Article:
Raipur: In a village in Chhattisgarh, a woman sarpanch is championing the rights of the tribals.
Fondly teased as ‘Neta ji’ by her friends, Ritu Pandram, 24, is the youngest sarpanch in Chhattisgarh.
She’s not only working hard to tackle water scarcity and sanitation issues in her jurisdiction, but also teaching students free of cost.
“I never thought election was my cup of tea and had never imagined that I would ever contest it. Now the villagers say that I was the most suited candidate for the post,” she said.
“If villagers have better access to water, electricity, sanitation and education, it would transform their lives and brighten their future prospects,” she added.
Located about 225 km from state capital Raipur, tribal-dominated Saarbahara village has a population of about 9,000.
Ms Pandram, who pursued her post-graduation in biotechnology from Bilaspur, aspires to crack the civil services examination. After being elected as sarpanch in early 2015, she continued her studies.
Her father Udai Singh Pandram, a farmer, educated her and his other two children, despite his meagre income.
As soon as she stepped into her new role, she started working for better sanitation and roads in the villages. She also started teaching Mathematics and Science to the children at her house.
Ms Pandram said, “We have a government school up to class XII and a semi-government model school in our village. These students, however, need extra attention to understand the basics, so I started the classes.”
She initially taught 12-13 children, up to class VIII. Now, nearly 30 kids come to her to study. She has now shifted her classes to a spacious aanganwadi centre nearby.
Ms Pandram admitted that she has a lot of responsibilities on her shoulders and she wants to live up to the faith that villagers have shown in her.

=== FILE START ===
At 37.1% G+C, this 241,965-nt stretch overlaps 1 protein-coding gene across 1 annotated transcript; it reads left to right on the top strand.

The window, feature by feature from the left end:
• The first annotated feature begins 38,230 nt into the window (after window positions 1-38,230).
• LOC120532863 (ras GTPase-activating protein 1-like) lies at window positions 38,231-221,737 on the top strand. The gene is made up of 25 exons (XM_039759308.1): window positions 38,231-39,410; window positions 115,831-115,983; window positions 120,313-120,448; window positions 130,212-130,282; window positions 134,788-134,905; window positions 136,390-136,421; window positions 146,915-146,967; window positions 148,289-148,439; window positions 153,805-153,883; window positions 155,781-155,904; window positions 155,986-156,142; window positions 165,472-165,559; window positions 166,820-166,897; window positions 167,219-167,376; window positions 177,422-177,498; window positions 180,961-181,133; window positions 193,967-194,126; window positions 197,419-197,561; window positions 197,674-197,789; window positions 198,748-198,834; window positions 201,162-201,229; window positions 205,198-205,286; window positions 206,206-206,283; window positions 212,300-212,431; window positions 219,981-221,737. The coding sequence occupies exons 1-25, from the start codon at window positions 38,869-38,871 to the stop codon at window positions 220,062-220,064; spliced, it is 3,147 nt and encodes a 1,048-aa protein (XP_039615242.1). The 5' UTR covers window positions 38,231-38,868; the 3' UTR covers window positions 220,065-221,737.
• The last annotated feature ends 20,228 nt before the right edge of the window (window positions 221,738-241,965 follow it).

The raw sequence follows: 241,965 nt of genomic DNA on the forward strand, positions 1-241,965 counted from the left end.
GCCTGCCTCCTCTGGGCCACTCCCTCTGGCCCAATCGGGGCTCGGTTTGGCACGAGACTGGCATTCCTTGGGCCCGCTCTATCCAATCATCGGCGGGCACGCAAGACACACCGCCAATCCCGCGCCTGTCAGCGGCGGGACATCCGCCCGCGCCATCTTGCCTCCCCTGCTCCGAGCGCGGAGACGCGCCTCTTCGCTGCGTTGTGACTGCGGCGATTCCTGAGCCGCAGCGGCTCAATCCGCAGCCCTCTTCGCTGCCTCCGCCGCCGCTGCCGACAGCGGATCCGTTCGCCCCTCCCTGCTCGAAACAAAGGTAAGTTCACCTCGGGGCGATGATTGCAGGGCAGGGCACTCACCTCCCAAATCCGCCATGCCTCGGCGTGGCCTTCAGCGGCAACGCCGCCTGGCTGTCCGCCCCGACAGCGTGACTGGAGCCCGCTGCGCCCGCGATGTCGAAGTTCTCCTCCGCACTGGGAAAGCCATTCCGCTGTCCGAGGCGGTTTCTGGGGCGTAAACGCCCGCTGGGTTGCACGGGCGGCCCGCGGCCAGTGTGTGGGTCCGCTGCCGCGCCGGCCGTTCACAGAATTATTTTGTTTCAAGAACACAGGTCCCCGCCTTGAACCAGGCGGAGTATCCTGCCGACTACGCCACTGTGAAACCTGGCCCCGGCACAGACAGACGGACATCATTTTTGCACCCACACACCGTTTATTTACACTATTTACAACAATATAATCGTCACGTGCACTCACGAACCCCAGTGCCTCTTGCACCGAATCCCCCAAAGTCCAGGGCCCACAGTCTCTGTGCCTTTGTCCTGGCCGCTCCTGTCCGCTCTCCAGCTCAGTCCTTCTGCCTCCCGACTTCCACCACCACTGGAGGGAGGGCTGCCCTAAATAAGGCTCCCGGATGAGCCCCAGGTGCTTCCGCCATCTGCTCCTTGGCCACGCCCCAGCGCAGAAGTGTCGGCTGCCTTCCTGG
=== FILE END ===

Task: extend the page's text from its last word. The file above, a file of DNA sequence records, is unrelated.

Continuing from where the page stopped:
She said that good roads, clean drinking water and sanitation were the issues on her priority list.
She also stressed that since agriculture is the main source of livelihood for the people in the area, they are mainly dependent on rainwater for irrigation.
“Owing to the drought-like situation in the last couple of years, it is becoming difficult for farmers to arrange water for their crops. We are working on methods to store maximum rainwater,” she said.
Ms Pandram also said that villagers lacked adequate information about government schemes and their benefits. She wants to work extensively to spread awareness and help villagers avail the benefits.
The sarpanch who dreams of cracking the civil service examination, said, “I want to serve the people at the grassroot level but I would never let my dream of becoming an Indian Administrative Service officer take a back seat.”
She recently took a trip to Raipur as part of ‘Hamar Chhattisgarh’ project to see the development works in the city and how government schemes were being implemented.
Lauding Ms Pandram’s efforts, a state government official said, “She is working tirelessly to ensure the benefits of various state government schemes reach the villagers.”
Efforts were made by her to harvest rainwater in the area. She is also serious about educating the children in the village and teaching them. She has inspired girls to go for higher education in other towns, the official added.